Postgraduate Institute of Medical Education & Research, India
Dalbir Singh completed his MD Forensic Medicine from PGIMS, Haryana (India) in 1986. Presently he is the Professor and Head of Department of Forensic Medicine, Postgraduate Institute of Medical Education and Research. He has more than 130 research papers published in national/international journals and has actively participated in 81 forensic specialty related conferences in India & abroad. He is presently heading as President of Indian Congress of Forensic Medicine and Toxicology, Vice President of Indo Pacific Association of Medicine Sciences and Law; he is also the Ex Vice President of Indian Academy of Forensic Medicine, Ex Vice President of the Indian society of Toxicology, Ex Secretary General, Indo-Pacific Association of Law, Medicine and Science. He has also been an Editor for Journal of Indian Academy of Forensic Medicine. He is also on the Editorial Board of most of the Indian journals & Reviewer to many international journals of the specialty of Forensic medicine/Science. Recently he has been conferred with Dr J P Modi Lifetime Achievement Award 2015 by the Indian Association of Medico-Legal Experts in recognition of his outstanding academic, clinical and research services to the specialty of Forensic Medicine and Toxicology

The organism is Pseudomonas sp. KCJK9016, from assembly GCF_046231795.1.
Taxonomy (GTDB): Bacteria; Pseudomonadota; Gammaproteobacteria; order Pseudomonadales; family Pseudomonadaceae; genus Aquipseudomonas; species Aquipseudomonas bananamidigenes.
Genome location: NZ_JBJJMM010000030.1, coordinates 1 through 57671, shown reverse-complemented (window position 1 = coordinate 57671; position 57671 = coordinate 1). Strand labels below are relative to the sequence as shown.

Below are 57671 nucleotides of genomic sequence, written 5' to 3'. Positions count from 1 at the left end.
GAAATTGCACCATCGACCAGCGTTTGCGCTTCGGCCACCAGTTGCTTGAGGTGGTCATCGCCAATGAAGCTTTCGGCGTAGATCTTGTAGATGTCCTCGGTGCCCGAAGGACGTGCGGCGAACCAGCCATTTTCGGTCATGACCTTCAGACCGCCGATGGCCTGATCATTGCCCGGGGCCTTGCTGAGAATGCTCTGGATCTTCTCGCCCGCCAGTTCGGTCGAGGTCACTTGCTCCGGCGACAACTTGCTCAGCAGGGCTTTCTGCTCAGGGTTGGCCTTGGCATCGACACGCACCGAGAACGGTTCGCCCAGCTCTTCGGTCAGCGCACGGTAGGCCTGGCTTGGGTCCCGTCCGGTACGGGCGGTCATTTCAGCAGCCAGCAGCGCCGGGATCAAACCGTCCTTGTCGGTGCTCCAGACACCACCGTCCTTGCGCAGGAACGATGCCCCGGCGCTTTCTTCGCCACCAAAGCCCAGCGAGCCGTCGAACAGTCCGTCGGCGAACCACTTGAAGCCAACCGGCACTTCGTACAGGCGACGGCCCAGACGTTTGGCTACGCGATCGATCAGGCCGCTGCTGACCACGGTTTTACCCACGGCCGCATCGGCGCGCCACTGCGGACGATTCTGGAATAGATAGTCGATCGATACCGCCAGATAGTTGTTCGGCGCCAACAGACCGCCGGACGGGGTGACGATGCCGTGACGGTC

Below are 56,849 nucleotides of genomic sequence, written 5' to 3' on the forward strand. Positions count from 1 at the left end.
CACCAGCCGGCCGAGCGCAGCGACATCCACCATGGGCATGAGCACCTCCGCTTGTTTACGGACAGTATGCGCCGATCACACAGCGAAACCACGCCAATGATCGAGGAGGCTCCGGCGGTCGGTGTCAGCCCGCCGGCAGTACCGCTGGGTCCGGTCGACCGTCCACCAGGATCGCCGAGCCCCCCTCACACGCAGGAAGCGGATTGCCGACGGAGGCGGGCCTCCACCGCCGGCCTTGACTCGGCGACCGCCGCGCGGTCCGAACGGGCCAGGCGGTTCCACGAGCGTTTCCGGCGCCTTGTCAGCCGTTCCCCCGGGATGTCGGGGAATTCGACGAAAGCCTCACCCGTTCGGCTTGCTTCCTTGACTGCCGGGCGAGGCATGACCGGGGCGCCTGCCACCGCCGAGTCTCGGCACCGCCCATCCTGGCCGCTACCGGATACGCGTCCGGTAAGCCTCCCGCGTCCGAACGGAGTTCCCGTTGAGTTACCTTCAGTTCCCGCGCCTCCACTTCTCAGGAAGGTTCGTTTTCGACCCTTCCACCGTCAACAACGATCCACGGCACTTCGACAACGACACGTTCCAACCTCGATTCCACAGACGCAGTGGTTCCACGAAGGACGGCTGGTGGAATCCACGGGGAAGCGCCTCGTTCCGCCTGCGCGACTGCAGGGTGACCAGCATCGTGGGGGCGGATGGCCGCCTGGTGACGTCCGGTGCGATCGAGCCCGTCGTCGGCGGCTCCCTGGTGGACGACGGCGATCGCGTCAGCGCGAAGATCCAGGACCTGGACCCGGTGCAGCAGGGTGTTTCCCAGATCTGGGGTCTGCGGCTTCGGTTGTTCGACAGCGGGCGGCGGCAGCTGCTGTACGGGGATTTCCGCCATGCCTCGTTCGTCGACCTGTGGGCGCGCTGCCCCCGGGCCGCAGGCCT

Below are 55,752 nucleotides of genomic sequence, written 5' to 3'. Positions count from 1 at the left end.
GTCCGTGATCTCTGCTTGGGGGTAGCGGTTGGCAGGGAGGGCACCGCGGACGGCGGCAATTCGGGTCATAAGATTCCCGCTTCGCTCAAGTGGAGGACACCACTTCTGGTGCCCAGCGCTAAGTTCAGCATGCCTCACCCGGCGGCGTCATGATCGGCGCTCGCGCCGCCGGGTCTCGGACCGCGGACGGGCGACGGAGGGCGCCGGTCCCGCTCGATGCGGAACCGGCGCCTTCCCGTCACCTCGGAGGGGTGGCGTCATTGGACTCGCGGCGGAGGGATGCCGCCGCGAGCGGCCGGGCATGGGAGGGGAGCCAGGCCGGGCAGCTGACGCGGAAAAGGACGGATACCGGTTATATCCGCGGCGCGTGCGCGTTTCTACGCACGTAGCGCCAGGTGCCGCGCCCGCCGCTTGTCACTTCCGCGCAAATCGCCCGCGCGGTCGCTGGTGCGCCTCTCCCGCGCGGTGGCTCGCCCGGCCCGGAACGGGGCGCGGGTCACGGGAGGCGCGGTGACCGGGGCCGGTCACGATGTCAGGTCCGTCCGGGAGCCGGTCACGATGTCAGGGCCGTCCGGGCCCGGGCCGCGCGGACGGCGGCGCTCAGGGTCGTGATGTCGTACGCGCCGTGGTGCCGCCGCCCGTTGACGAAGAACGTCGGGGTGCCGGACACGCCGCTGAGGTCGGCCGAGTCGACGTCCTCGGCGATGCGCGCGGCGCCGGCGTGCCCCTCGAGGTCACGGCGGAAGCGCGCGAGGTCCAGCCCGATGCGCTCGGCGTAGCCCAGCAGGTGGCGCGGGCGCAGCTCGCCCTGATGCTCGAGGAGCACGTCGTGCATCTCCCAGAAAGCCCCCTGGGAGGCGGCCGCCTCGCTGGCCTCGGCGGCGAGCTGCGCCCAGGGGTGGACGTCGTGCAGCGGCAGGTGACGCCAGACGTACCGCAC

Background: This study was conducted in Chandigarh, India during January 2011-December 2013. Direct, Indirect and Productivity cost of acute poisoning was estimated. The analysis was carried out with the help of IBM Statistics package (SPSS 18). Overall 1799 acute poisoning cases were studied (561 untraceable). The most affected age group was 19 to 26 years (36.2%) and 26 to 40 years (31.6%). More cases were from urban area (68.8%). Maximum victims were students (28%) and house wives (20.4%). Maximum incidence was among those from nuclear family (77.8%). Majority of victims were exposed to poisonous substances at home (82.3%). Suicidal poisoning (57.4%) was most common followed by accidental poisoning (40.3%) and homicidal poisoning (2.0%). Result: Among female victims, suicidal mode was significant more common as compared to male victims. OPC/Carbamate (41.6%) followed by therapeutic poison (29.1%) were the commonly used poison. Most common reason was sickness (21.8%) followed by accidental intake and family dispute (18.3%) each. Most common instances of time to exposure to poisonous substances was between 18-24 hours (56.9%) followed by 12-18 hours (28.3%). Out of 1126 victims of acute poisoning, 27 were brought dead cases. Total direct cost of 1099 poisoning cases on medicine expenditure was 82377.65 USD with an average cost around 74.97 USD per victim. Total travel expenditure of all the victims and or their relatives during their treatment was around 13391.03 USD of 1126 families. The average travel cost was around Rs. 11.90 USD per family. Morbidity cost: Total amount was around 94883.98 USD. The average morbidity related cost per family was around 100.14 USD. Mortality cost: The family of 84 victims, who succumbed to poisoning, spent around 63784.79 USD an average cost about 759.34 USD per family for cremation ceremony etc. The financial burden suffered by families due to death at early age/unexpected time amounted approximately 5441204 USD. The average earnings to be made by victims in their rest of life if they had survived were approximately 64776.23 USD per victim. Conclusion: The tricity had to bear a financial burden of 5695238 USD due to acute poisoning cases. During January 2011 to December 2013 each poison case resulted in 76190.48 USD losses to the society. Recommendation: There is a need to strengthen management of acute poisoning victims in EMOPD especially at peripheral hospitals.
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